Monday, December 8, 2014

I just bought a car, how do I get a title and register it?



Take all paperwork you received from the dealer to your local county treasurer’s office to pay your excise tax and registration fees. The county treasurer calculates the tax, title, lien filing, and license fees for you. This must be done within 30 days of the vehicle purchase. 

Excise tax is 3% of the total purchase price (this includes rebates, extended warranties, service contracts, and document fees). Tax credit is granted on the dollar amount of the trade-in—only if the trade-in is titled in the new applicant’s name. 

Registration fees are calculated using the weight and the age of the vehicle. Credit is granted on registration fees if you traded or sold your currently registered vehicle (must be registered in South Dakota and not yet expired).

Breakdown of fees:

  • Title transfer fee                    $5
  • Lien filing fee                          $5
  • Highway Patrol Fee               $1
  • Solid waste fee                       $1
  • Excise tax                                 3% of total purchase price
  • Registration/License fees     varies (Treasurer’s office will calculate)

View the full registration/license fee schedule.


Remember to take the South Dakota license plates from your vehicle if you did a trade as license plates stay with the owner, not the car.

Wednesday, October 22, 2014

South Dakota & Iowa Border Sales/Use Tax Issues Webinar

Recently, South Dakota and Iowa did a joint webinar to help inform taxpayers of Border Sales/Use Tax Issues.  Watch the webinar to learn more about these taxes and read below the Questions and Answers that were brought up during the webinar.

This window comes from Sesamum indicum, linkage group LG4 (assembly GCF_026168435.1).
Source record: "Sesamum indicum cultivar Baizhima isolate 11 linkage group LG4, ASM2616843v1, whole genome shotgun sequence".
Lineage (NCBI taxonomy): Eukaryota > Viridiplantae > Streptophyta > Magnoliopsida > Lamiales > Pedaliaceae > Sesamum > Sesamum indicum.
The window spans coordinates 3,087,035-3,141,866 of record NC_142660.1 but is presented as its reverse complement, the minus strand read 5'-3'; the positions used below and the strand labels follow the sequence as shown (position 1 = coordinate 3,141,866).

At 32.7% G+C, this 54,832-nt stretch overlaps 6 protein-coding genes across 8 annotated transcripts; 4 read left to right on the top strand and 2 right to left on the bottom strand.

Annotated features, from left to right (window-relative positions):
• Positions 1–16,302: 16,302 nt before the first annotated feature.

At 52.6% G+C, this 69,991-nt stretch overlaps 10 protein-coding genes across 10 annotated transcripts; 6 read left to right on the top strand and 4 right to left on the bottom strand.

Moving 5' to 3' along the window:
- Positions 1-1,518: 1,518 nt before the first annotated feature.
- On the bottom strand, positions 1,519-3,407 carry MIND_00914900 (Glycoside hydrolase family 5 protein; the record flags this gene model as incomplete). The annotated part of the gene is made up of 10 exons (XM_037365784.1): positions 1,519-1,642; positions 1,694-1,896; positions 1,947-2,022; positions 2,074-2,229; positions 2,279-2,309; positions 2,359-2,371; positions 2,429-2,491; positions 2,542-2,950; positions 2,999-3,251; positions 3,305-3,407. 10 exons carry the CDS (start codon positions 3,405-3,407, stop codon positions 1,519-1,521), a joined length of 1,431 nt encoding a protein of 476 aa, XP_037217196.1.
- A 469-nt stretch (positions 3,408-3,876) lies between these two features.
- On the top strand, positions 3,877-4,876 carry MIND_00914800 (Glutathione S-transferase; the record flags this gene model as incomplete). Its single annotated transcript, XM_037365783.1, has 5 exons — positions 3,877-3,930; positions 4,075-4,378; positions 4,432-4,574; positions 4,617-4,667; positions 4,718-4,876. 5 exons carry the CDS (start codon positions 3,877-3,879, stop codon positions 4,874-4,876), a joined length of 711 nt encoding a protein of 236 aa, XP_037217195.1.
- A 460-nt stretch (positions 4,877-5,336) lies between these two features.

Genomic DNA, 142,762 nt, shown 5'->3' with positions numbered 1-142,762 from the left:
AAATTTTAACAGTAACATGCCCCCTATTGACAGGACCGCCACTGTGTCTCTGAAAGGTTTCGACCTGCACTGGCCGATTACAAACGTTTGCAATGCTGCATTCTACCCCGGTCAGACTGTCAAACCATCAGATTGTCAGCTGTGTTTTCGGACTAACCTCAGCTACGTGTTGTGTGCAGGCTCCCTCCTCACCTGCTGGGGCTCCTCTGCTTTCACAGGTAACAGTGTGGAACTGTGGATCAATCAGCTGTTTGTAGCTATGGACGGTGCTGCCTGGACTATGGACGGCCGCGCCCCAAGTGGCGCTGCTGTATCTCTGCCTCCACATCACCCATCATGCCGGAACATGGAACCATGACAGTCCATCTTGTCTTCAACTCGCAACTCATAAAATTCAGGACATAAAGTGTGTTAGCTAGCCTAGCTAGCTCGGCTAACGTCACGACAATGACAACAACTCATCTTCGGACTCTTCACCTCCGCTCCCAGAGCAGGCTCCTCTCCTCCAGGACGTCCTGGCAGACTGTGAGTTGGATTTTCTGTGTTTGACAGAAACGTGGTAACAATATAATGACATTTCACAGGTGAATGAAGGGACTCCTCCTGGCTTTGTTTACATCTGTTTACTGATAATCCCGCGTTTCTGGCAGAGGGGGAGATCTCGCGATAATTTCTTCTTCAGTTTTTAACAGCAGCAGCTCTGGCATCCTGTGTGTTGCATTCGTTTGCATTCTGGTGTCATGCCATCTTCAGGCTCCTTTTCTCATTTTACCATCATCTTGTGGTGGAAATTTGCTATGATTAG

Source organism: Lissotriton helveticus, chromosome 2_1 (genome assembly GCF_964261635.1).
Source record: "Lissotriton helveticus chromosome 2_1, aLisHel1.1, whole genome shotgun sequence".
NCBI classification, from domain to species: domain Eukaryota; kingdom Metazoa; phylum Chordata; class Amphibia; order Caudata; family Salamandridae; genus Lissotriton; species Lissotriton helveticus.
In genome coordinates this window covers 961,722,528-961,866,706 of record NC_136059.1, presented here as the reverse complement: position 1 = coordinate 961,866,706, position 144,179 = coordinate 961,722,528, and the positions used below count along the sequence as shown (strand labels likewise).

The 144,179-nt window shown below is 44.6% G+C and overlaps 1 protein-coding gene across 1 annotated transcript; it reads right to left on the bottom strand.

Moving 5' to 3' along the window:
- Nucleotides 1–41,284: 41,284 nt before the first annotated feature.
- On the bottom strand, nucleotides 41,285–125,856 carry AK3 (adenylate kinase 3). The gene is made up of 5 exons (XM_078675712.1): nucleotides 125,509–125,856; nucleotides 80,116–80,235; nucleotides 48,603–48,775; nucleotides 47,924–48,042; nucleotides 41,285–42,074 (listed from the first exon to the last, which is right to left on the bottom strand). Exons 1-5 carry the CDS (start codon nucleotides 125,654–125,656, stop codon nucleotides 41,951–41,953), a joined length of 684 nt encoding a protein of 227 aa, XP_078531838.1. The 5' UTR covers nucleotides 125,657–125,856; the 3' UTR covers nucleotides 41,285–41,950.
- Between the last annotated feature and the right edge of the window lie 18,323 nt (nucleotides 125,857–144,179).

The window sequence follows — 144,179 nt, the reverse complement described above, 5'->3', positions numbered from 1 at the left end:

Watch more of DOR's E-Learning videos.




Q:  We have a client that provides marital arts instruction. They also sale gear, uniforms, etc to their customers. They have a location in Iowa and South Dakota. All fees are collected at the Iowa location and the customer can use either location. Which parts are taxable, and in which state do we pay the tax?


A (Iowa):   Martial arts instruction is not a taxable service in Iowa. The sale of the gear, uniforms, etc. is the taxable sale of tangible personal property and Iowa tax is due if delivery occurs in Iowa.


A (South Dakota):   Clubs that have multiple locations are taxed where the member receives their membership information. If they purchase at a club location, tax applies there. If purchased on-line, by phone, or mail, tax applies based on the member’s address. Use tax would still apply on any equipment or items used at the South Dakota location where no sales tax was previously paid. Any products sold would be subject to sales tax based on where the customer first takes possession of the item.